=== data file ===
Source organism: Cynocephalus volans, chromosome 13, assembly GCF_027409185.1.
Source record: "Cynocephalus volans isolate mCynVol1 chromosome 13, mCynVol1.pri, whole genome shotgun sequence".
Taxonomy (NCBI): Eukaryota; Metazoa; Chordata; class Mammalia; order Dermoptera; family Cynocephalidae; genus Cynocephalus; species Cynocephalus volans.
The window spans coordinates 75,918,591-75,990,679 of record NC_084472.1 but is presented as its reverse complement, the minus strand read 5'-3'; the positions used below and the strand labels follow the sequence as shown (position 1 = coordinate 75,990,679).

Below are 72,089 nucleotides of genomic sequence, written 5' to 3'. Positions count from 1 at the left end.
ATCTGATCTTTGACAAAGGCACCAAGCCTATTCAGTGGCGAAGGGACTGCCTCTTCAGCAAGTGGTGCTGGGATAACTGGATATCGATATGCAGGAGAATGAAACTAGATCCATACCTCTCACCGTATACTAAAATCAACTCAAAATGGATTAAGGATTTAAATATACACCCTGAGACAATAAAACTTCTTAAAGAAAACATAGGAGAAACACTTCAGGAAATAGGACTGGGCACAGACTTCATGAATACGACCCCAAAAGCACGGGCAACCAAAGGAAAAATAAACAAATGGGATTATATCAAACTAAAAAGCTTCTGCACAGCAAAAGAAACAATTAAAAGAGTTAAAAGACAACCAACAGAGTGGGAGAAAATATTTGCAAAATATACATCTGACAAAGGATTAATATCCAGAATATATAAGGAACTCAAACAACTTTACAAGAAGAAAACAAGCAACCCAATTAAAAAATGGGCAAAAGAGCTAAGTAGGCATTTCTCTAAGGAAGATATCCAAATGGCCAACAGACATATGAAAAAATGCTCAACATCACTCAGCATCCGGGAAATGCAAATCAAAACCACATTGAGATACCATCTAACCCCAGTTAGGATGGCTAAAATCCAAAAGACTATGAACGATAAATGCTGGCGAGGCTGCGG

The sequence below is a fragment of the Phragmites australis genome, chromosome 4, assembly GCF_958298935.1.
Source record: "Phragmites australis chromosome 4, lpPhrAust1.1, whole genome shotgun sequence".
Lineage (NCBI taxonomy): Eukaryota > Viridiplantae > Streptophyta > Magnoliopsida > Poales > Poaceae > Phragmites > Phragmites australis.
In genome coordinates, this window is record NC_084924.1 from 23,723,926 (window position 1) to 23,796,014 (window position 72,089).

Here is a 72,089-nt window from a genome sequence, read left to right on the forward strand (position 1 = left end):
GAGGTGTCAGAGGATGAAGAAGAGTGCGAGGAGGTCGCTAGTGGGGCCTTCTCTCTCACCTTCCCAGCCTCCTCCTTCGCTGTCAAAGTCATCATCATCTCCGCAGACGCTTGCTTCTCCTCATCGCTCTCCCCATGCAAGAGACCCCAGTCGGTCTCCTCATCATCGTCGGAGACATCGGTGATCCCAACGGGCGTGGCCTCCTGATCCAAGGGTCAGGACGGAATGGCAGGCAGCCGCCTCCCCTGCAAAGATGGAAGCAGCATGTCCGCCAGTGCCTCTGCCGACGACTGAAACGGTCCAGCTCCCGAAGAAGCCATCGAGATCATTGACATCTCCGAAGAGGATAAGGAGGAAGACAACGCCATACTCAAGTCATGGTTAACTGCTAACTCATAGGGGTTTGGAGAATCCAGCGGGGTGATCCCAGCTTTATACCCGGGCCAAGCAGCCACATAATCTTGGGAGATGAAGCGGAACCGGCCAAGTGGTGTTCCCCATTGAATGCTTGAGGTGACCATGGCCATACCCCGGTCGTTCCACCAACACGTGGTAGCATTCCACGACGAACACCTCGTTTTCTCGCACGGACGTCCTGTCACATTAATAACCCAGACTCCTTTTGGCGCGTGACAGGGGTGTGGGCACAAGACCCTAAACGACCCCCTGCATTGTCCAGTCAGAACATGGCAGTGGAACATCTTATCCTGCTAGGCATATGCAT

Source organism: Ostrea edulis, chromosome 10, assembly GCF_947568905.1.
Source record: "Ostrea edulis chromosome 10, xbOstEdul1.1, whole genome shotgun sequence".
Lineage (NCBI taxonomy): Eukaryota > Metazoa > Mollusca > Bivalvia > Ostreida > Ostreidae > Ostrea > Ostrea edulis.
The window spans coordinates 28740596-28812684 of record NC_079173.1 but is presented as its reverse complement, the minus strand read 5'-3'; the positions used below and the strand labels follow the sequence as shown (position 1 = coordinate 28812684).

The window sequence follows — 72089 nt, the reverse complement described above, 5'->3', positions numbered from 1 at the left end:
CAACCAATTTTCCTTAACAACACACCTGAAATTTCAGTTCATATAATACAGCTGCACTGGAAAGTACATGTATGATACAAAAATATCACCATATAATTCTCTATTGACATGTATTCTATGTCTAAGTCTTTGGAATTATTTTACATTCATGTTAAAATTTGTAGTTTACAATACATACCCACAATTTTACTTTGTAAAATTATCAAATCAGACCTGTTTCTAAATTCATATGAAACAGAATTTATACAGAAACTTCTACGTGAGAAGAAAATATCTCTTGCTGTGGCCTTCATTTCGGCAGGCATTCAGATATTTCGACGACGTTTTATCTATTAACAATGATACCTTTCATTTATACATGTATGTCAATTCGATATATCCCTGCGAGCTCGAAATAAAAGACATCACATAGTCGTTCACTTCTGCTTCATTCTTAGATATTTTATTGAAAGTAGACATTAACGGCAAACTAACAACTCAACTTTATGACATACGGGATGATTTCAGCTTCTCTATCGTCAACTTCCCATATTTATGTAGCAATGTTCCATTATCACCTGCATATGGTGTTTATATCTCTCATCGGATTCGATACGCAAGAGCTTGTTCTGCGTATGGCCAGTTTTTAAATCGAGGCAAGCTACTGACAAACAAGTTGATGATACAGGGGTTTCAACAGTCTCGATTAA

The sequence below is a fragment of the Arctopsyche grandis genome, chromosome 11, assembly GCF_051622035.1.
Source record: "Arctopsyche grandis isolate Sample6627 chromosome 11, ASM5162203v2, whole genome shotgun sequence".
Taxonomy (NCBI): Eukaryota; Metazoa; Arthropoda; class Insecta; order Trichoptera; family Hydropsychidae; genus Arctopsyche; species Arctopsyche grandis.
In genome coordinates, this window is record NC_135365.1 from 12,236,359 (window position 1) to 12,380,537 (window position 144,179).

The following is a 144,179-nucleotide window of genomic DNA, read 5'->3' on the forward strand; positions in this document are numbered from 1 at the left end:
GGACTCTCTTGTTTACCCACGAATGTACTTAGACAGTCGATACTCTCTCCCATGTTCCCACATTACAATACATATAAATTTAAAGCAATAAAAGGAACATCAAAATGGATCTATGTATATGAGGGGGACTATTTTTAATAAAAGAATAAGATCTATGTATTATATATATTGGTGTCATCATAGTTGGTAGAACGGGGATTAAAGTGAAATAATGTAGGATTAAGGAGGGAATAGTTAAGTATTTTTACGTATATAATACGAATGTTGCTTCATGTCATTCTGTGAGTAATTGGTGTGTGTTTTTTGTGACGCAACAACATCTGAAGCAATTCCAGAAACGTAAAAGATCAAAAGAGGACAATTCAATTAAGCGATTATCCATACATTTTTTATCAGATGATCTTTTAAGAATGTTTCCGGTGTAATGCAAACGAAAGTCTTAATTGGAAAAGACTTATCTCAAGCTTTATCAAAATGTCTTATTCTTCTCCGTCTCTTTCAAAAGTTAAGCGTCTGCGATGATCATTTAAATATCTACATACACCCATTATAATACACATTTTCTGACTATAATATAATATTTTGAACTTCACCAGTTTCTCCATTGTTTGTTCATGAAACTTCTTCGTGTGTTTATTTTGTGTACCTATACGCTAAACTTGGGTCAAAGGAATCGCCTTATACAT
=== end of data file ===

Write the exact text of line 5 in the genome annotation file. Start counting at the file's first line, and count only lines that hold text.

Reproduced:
Below are 72,089 nucleotides of genomic sequence, written 5' to 3'. Positions count from 1 at the left end.